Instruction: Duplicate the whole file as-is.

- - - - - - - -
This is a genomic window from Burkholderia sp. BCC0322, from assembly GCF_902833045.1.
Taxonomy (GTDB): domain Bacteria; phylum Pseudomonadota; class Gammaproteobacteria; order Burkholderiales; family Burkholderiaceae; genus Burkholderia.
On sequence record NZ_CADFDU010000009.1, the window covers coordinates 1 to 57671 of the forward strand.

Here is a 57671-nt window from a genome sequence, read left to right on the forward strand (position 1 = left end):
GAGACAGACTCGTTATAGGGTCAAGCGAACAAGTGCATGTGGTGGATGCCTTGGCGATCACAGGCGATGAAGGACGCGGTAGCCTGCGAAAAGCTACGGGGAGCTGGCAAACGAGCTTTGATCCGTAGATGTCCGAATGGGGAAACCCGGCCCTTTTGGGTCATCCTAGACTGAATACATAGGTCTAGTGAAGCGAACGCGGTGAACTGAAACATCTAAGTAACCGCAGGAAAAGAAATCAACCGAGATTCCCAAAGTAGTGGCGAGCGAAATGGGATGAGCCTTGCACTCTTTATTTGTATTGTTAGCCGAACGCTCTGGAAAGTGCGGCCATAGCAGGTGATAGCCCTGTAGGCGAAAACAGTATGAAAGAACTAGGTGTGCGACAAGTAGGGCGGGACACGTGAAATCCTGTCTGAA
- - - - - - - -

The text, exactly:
This is a genomic window from Burkholderia sp. BCC0322, from assembly GCF_902833045.1.
Taxonomy (GTDB): domain Bacteria; phylum Pseudomonadota; class Gammaproteobacteria; order Burkholderiales; family Burkholderiaceae; genus Burkholderia.
On sequence record NZ_CADFDU010000009.1, the window covers coordinates 1 to 57671 of the forward strand.

Here is a 57671-nt window from a genome sequence, read left to right on the forward strand (position 1 = left end):
GAGACAGACTCGTTATAGGGTCAAGCGAACAAGTGCATGTGGTGGATGCCTTGGCGATCACAGGCGATGAAGGACGCGGTAGCCTGCGAAAAGCTACGGGGAGCTGGCAAACGAGCTTTGATCCGTAGATGTCCGAATGGGGAAACCCGGCCCTTTTGGGTCATCCTAGACTGAATACATAGGTCTAGTGAAGCGAACGCGGTGAACTGAAACATCTAAGTAACCGCAGGAAAAGAAATCAACCGAGATTCCCAAAGTAGTGGCGAGCGAAATGGGATGAGCCTTGCACTCTTTATTTGTATTGTTAGCCGAACGCTCTGGAAAGTGCGGCCATAGCAGGTGATAGCCCTGTAGGCGAAAACAGTATGAAAGAACTAGGTGTGCGACAAGTAGGGCGGGACACGTGAAATCCTGTCTGAA